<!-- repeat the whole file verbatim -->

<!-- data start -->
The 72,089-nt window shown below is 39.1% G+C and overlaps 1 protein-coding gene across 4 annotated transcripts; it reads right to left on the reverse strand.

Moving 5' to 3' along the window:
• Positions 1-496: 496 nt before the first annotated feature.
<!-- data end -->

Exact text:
The 72,089-nt window shown below is 39.1% G+C and overlaps 1 protein-coding gene across 4 annotated transcripts; it reads right to left on the reverse strand.

Moving 5' to 3' along the window:
• Positions 1-496: 496 nt before the first annotated feature.